Beacon Hill Park campsite: Victoria council considers 2-year ban on overnight tents
VANCOUVER – At its Committee of the Whole Thursday, Victoria City Council will debate a proposal to ban overnight camping at Beacon Hill Park until 2023.
A motion brought forward by Mayor Lisa Helps and Councilors Marianne Alto and Charlayne Thornton-Joe calls for a temporary ban to allow the “rehabilitation” of the park, which has sheltered people homeless throughout the COVID-19 pandemic.
At the start of the pandemic, the city council voted to allow the installation of tents in city parks 24 hours a day, with the aim of allowing homeless people to “take shelter in place” and reduce their costs. risk of contracting the coronavirus.
Over time, the Beacon Hill Park encampment has become a hotspot for crime and calls for law enforcement, according to the town’s police chief and officers’ union.
Last summer, thousands of Victoria residents signed a petition calling for an end to 24-hour camping at Beacon Hill Park, but the policy remained in effect until May 1 of this year.
Today, only a handful of tents remain in the park during the day, under an exception to the regulation that allows residents waiting for an indoor shelter from BC Housing to leave their tents in place until. that they are available.
Overnight camping is still permitted in Beacon Hill Park, but tents must not be erected before 7:00 p.m. and must be taken down by 7:00 a.m. the next morning.
the motion to discuss Thursday would even ban overnight camping in the park for a period of two years.
“Beacon Hill Park is not a campground,” reads a report filed alongside the petition. “Long before the pandemic, there were misleading posts on TripAdvisor and other places, advertising Beacon Hill Park as a good place for travelers to camp. In addition to the necessary remediation work that needs to be done, the closure of Beacon Hill Park to all shelters for a period of two years is an opportunity to clearly reset this perception among travelers and tourists. “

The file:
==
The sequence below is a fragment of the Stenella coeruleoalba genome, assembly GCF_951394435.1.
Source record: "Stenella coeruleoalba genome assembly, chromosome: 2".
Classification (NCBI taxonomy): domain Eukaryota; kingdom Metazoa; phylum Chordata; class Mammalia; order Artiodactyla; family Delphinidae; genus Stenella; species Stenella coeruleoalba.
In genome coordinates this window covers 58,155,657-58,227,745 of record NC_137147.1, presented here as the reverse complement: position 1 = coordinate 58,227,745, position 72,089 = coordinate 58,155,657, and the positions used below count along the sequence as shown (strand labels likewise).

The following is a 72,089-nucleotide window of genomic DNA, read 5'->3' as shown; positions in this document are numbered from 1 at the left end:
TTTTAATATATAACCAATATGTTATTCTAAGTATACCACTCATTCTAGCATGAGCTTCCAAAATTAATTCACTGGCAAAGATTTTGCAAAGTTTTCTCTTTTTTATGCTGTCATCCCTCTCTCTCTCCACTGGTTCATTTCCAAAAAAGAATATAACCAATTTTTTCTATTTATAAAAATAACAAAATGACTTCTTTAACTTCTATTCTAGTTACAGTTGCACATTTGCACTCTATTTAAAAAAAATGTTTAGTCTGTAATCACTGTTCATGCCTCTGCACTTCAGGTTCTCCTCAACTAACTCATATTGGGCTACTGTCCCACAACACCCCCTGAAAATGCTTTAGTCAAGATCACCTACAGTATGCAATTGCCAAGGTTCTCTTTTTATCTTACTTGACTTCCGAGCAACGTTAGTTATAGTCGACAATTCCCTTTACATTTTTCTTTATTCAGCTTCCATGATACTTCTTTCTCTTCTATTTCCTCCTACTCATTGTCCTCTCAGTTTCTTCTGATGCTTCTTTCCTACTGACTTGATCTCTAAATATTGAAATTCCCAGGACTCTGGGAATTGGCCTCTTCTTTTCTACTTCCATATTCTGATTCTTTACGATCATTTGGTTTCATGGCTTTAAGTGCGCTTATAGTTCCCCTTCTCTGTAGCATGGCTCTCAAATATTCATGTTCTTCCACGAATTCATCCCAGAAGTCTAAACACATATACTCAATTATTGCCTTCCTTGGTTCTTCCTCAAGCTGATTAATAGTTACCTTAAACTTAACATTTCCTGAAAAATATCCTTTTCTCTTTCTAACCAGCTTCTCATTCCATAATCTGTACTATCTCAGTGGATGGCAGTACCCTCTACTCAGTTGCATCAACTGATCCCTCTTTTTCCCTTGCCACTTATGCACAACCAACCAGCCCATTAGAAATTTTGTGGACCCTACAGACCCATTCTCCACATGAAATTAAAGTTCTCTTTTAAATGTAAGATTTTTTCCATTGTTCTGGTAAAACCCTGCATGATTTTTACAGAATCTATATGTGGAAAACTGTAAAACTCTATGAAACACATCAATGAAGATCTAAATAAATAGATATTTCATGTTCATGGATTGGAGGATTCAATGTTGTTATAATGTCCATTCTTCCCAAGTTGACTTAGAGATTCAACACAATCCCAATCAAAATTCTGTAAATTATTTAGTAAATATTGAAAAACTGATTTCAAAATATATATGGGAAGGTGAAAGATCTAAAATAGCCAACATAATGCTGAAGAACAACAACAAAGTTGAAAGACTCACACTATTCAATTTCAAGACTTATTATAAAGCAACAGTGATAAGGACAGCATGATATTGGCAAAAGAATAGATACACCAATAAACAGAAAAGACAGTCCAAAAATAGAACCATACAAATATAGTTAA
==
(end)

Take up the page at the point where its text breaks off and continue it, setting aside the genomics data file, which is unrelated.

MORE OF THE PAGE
The motion calls for a review of the proposed ban in 2023 to determine whether it should be extended.
He also notes that the city is “at an important time” in its efforts to bring all those currently living outside “on the path to permanent housing with the care and support they need to be successful.”
Between April 1 and May 15, 226 people who lived in Victoria’s parks moved inside, according to the report. This is in addition to the roughly 400 people who were offered indoor housing at the start of the pandemic, about 85% of whom are still housed, the report said.
“This report also begins to envision a homeless city and to rethink the relationship between homelessness and park accommodation,” the motion reads. “Parks have been the go-to place to stay for people who become homeless, but that’s not their goal. Municipal parks are important public green spaces that are essential to the health and well-being of the urban community. managed for the use of all and for the long term. ”